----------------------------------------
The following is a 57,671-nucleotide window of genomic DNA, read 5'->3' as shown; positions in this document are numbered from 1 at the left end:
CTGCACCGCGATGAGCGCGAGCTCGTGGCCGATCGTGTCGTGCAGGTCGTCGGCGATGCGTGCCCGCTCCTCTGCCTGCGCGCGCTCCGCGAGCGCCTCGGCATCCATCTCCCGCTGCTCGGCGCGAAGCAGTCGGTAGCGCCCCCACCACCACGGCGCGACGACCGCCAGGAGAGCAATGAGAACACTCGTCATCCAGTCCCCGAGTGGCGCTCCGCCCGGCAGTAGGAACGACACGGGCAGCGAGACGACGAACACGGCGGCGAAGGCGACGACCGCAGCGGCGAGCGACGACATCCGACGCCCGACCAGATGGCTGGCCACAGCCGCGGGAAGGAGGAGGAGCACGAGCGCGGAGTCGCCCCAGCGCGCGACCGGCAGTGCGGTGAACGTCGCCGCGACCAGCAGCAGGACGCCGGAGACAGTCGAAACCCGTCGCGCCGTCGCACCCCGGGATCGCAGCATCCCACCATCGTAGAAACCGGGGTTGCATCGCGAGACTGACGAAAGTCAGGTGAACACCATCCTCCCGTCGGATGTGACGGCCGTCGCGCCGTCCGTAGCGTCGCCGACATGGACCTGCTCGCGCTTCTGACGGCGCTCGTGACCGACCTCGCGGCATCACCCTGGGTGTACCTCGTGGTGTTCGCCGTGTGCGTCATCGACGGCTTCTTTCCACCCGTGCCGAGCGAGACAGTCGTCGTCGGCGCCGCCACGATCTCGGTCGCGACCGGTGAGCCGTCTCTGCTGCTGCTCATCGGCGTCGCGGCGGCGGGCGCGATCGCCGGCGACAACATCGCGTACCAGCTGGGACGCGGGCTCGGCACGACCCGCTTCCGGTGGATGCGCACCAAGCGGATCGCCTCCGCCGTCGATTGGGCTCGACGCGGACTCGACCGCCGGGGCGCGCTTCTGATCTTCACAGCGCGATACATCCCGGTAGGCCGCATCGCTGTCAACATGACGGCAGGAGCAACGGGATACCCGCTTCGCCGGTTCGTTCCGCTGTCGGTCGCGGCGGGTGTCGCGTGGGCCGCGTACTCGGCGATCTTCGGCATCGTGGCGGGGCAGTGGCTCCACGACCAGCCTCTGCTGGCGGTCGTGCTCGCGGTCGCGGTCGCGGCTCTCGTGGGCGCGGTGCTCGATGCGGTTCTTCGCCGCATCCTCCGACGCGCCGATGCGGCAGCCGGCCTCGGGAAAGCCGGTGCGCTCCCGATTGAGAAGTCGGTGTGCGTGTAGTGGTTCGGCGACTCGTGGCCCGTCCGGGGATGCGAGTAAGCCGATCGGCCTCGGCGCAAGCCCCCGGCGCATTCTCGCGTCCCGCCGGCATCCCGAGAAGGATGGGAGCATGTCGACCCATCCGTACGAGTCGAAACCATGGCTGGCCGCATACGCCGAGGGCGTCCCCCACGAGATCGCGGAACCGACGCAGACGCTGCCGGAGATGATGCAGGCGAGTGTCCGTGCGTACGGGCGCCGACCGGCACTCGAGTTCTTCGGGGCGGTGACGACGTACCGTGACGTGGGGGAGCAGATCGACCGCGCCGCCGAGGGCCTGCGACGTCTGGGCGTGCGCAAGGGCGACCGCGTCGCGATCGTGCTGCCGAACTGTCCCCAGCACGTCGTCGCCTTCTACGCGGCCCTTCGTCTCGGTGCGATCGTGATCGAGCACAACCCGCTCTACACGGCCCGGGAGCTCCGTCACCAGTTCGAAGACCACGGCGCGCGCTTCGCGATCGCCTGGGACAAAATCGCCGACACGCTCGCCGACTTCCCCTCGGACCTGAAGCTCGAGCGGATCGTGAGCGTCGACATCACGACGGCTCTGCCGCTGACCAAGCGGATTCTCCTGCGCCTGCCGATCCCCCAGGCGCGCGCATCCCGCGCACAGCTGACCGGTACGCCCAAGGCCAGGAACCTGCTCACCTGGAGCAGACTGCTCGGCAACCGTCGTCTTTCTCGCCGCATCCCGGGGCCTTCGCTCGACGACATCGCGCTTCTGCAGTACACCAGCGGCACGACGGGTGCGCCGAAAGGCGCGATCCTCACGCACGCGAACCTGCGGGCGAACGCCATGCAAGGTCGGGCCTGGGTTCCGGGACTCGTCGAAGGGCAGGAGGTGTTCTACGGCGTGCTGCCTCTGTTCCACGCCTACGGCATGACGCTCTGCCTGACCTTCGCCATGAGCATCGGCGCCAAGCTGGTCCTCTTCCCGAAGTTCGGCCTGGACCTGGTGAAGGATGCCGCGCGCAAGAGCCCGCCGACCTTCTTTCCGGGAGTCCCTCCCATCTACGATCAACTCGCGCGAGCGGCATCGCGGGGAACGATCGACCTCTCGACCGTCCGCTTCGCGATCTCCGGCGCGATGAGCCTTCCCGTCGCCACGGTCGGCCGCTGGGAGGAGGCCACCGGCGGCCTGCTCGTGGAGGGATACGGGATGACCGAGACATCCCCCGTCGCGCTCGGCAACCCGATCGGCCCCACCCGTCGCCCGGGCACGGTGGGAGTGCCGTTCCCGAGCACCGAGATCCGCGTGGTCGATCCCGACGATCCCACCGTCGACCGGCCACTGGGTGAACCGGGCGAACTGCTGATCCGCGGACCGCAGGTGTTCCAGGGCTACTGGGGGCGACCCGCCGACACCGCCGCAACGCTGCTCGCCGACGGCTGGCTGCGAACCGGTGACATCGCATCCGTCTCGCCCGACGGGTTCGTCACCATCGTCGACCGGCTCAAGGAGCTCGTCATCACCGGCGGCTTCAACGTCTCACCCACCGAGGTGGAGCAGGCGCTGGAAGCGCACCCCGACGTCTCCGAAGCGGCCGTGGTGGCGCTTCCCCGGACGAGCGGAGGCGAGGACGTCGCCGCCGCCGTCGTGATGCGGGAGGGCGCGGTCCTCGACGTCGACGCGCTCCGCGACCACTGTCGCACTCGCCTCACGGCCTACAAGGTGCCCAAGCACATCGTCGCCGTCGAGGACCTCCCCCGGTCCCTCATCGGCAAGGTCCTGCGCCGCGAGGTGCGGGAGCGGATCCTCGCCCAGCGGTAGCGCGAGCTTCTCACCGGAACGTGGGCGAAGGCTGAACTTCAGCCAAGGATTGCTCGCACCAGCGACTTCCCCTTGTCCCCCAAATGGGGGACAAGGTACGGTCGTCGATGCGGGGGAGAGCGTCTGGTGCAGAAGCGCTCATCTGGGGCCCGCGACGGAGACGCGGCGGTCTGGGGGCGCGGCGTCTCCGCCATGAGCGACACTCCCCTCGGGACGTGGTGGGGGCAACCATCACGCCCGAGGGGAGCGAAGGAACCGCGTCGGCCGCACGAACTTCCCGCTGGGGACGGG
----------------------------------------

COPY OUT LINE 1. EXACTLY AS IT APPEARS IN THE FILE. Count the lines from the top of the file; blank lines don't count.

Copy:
The following is a 57,671-nucleotide window of genomic DNA, read 5'->3' as shown; positions in this document are numbered from 1 at the left end: